Professional athletes are some of the most physically fit and resilient people on this planet. Their training and lifestyle choices make them almost superhuman, but, studies by Science Direct and board-certified dermatologists are shedding light on a potentially deadly challenge athletes face at a higher average rate than most: skin cancer.
Are Athletes at a Higher Risk of Getting Skin Cancer?
A study conducted by The Physiological Society found that athletes who train outdoors exceed the recommended ultraviolet (UV) radiation exposure limit by over eight times in the summer and fall months alone. This heightened UV exposure significantly increases the risk of skin cancer for athletes.
Despite this heightened risk, surveys conducted in this same study found that only 25% of athletes said that they regularly use sun protection like sunscreen or UPF clothing or consider sun damage to be a significant threat.
If you're a professional or recreational athlete, we're sure these findings were shocking, they were surprising for us too. We decided to reach out to our good friend and NFL tight end Kahale Warring to hear his take on the situation. Read more about what he has about sun protection and professional athletes below.
Interview with NFL Tight End Kahale Warring About Skin Cancer Prevention
Is Sun Protection Talked About or Considered Important During Training or at Football Games?
“Definitely. Sun protection is important to consider as an athlete for performance purposes if nothing else. We don't want to get sunburnt or get heat exhaustion because then we can’t play as well.”
Do You Have Access to Sunscreen or Other Forms of Sun Protection While Training or During NFL Games?
“Yeah, there is sunscreen available in the locker room and on the training field, but I mainly just see the coaches using it.
A lot of players seem to prefer to just cover up with training sleeves or long-sleeve undershirts if they cover up at all. Our gear usually covers most of the rest [of our bodies].”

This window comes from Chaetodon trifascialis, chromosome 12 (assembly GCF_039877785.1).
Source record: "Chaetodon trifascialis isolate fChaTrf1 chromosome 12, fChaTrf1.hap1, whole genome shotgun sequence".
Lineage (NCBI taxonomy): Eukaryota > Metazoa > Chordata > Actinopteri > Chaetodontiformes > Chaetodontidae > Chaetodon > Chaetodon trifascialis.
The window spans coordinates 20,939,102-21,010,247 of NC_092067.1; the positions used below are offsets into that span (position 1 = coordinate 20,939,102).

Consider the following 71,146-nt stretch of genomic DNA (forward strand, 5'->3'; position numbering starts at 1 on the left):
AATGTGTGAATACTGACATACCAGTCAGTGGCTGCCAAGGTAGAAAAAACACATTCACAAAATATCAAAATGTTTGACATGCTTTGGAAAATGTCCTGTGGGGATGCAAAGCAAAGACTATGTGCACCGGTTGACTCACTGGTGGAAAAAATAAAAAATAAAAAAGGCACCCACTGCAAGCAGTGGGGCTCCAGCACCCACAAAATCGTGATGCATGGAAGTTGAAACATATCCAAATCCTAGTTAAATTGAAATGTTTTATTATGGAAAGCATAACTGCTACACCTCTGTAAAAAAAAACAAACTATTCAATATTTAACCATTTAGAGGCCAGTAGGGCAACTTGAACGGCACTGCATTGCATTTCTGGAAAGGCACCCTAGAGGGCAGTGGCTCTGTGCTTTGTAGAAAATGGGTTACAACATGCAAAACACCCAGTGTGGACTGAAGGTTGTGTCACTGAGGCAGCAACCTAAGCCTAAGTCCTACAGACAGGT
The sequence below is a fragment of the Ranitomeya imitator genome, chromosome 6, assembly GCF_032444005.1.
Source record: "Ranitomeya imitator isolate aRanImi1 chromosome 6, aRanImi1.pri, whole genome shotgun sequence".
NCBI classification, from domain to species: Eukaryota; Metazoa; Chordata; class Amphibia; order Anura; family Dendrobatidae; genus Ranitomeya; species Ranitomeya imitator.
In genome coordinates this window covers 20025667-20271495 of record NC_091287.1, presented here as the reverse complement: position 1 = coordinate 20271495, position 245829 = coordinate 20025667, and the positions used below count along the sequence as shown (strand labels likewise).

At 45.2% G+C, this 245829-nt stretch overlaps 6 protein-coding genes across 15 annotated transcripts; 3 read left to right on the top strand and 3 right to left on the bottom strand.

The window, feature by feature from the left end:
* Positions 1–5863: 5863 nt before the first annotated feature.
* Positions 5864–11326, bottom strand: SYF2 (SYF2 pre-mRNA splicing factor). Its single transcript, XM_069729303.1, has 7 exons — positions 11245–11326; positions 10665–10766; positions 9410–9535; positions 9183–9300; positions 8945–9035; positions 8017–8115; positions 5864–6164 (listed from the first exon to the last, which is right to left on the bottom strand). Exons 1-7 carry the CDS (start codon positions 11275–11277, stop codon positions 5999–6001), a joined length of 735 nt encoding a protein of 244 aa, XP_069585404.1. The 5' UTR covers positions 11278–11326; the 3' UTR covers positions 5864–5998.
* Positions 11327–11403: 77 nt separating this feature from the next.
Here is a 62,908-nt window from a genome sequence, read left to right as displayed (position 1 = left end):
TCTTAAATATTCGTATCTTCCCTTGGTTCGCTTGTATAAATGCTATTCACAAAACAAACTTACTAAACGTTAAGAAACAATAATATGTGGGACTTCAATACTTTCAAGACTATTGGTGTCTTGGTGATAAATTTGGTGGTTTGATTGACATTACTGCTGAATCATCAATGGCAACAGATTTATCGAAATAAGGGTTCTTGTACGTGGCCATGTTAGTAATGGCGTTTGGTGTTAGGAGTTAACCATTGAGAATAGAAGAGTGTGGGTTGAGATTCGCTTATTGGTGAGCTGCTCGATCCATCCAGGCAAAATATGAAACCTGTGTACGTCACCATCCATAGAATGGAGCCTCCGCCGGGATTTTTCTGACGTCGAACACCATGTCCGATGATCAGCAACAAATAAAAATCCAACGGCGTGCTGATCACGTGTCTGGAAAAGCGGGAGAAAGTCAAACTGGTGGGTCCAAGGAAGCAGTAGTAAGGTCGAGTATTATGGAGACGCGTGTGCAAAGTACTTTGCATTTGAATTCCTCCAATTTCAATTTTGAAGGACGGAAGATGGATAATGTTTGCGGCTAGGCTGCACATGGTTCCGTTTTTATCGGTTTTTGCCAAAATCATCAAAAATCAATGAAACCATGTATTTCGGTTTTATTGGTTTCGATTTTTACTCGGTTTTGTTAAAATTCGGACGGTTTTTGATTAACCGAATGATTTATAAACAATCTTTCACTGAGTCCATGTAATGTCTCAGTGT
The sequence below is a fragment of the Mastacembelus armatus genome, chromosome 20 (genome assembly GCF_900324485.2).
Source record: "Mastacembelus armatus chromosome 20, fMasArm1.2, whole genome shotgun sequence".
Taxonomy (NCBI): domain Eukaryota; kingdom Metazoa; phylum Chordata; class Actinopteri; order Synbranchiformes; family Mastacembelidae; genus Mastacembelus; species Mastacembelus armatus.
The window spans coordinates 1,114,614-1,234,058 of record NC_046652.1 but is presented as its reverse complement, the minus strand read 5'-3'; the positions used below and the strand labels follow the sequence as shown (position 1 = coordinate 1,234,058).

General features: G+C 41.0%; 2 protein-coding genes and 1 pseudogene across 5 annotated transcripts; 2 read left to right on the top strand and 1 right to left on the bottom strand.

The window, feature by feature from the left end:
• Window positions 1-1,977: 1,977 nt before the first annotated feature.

Is Sun Protection Something that Your NFL Coaches or Trainers Bring Up at Practices or Games?
“Yeah, the trainers are always covered in sunscreen and constantly remind us to put some on. But I don't see many players actually wearing it. Those that do decide to do it more for performance purposes. There’s not a lot of talk about skin cancer or other ways [sun damage] can affect us in the long term.”
Do You Think Sun Protection Is Important?
“I personally think sun protection is super important. I grew up swimming, playing water polo and just generally being around water a lot. I always had to wear sunscreen or stay covered up with swim shirts or I would get sunburned super bad.
I also have family in Hawaii and spend a lot of time out there. Almost all of my relatives and older family friends who grew up out there around the water have had to deal with the long-term effects of sun damage in some way or another. Seeing them with cataracts and scars from skin cancers being removed definitely taught me to respect the sun and the damage it can cause.”
Remember the Importance of Sun Protection and Sun Safety with UV Skinz
It was a pleasure to speak with Kahale about his personal perspective on the importance of sun protection and the role it plays in professional sports.
Although it was encouraging to hear that sun protection is more prevalent in the NFL than we would have expected, only the short-term effects of sun damage seem to be considered by most athletes and trainers.
Sure sunburns don't feel good and can negatively affect how an athlete performs, but when it comes to sun protection what we're really concerned about is those sunburns and UV exposure turning into skin cancer over time.
How Athletes Can Stay Protected from the Sun
Whether you're a professional athlete or a recreational one, protecting yourself from the sun's UVA and UVB rays is crucial. As professional athletes spend a significant amount of time in the sun, this is especially true for them. Here are some tips on how athletes can practice sun safety:
- Wear UPF 50+ clothing whenever possible and cover your head, neck, arms, and torso.
- Put on broad-spectrum SPF 30+ sunscreen and don't forget to reapply it every 2 hours.
- Try to stay in the shade or out of the sun during peak sun hours.
- Use a lip balm with SPF to protect your lips.
- Stay hydrated with water and electrolytes.
- Watch the UV index and take more precautions when the UV index is high.
Be sure to keep yourself protected from the sun's UV rays with either UPF clothing and/or sunscreen whenever you're playing outside - whether that's for a professional sports team or with your family.